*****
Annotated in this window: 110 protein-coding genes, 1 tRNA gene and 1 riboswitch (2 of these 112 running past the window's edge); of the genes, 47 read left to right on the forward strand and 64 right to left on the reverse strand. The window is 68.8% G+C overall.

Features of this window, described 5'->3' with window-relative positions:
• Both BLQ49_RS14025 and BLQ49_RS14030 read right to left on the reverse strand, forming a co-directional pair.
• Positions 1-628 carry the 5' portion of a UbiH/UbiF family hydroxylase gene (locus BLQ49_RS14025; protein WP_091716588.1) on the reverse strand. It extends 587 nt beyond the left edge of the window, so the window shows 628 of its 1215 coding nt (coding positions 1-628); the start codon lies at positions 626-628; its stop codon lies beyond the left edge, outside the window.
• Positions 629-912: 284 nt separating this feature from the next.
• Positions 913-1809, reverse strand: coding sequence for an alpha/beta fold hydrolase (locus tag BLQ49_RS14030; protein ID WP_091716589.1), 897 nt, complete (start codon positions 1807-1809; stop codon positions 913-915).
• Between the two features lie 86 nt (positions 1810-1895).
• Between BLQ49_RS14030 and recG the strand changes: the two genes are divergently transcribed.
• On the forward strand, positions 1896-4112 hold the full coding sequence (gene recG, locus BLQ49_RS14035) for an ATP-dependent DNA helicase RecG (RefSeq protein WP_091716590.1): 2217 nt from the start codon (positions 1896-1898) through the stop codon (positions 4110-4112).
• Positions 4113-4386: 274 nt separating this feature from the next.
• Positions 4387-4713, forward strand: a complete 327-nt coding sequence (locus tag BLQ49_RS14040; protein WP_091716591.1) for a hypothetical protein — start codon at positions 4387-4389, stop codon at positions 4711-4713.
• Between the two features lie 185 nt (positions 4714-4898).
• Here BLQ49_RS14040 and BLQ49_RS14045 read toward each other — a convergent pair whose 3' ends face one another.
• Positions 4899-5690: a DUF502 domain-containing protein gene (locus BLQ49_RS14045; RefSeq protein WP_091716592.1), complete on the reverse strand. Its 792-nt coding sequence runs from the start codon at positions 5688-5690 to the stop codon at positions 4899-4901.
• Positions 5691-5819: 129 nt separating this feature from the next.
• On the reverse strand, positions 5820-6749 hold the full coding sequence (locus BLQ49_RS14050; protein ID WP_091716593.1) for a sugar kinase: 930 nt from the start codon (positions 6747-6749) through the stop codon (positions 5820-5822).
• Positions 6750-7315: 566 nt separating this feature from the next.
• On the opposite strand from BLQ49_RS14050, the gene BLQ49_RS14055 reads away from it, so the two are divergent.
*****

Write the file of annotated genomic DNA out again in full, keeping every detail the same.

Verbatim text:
Annotated in this window: 110 protein-coding genes, 1 tRNA gene and 1 riboswitch (2 of these 112 running past the window's edge); of the genes, 47 read left to right on the forward strand and 64 right to left on the reverse strand. The window is 68.8% G+C overall.

Features of this window, described 5'->3' with window-relative positions:
• Both BLQ49_RS14025 and BLQ49_RS14030 read right to left on the reverse strand, forming a co-directional pair.
• Positions 1-628 carry the 5' portion of a UbiH/UbiF family hydroxylase gene (locus BLQ49_RS14025; protein WP_091716588.1) on the reverse strand. It extends 587 nt beyond the left edge of the window, so the window shows 628 of its 1215 coding nt (coding positions 1-628); the start codon lies at positions 626-628; its stop codon lies beyond the left edge, outside the window.
• Positions 629-912: 284 nt separating this feature from the next.
• Positions 913-1809, reverse strand: coding sequence for an alpha/beta fold hydrolase (locus tag BLQ49_RS14030; protein ID WP_091716589.1), 897 nt, complete (start codon positions 1807-1809; stop codon positions 913-915).
• Between the two features lie 86 nt (positions 1810-1895).
• Between BLQ49_RS14030 and recG the strand changes: the two genes are divergently transcribed.
• On the forward strand, positions 1896-4112 hold the full coding sequence (gene recG, locus BLQ49_RS14035) for an ATP-dependent DNA helicase RecG (RefSeq protein WP_091716590.1): 2217 nt from the start codon (positions 1896-1898) through the stop codon (positions 4110-4112).
• Positions 4113-4386: 274 nt separating this feature from the next.
• Positions 4387-4713, forward strand: a complete 327-nt coding sequence (locus tag BLQ49_RS14040; protein WP_091716591.1) for a hypothetical protein — start codon at positions 4387-4389, stop codon at positions 4711-4713.
• Between the two features lie 185 nt (positions 4714-4898).
• Here BLQ49_RS14040 and BLQ49_RS14045 read toward each other — a convergent pair whose 3' ends face one another.
• Positions 4899-5690: a DUF502 domain-containing protein gene (locus BLQ49_RS14045; RefSeq protein WP_091716592.1), complete on the reverse strand. Its 792-nt coding sequence runs from the start codon at positions 5688-5690 to the stop codon at positions 4899-4901.
• Positions 5691-5819: 129 nt separating this feature from the next.
• On the reverse strand, positions 5820-6749 hold the full coding sequence (locus BLQ49_RS14050; protein ID WP_091716593.1) for a sugar kinase: 930 nt from the start codon (positions 6747-6749) through the stop codon (positions 5820-5822).
• Positions 6750-7315: 566 nt separating this feature from the next.
• On the opposite strand from BLQ49_RS14050, the gene BLQ49_RS14055 reads away from it, so the two are divergent.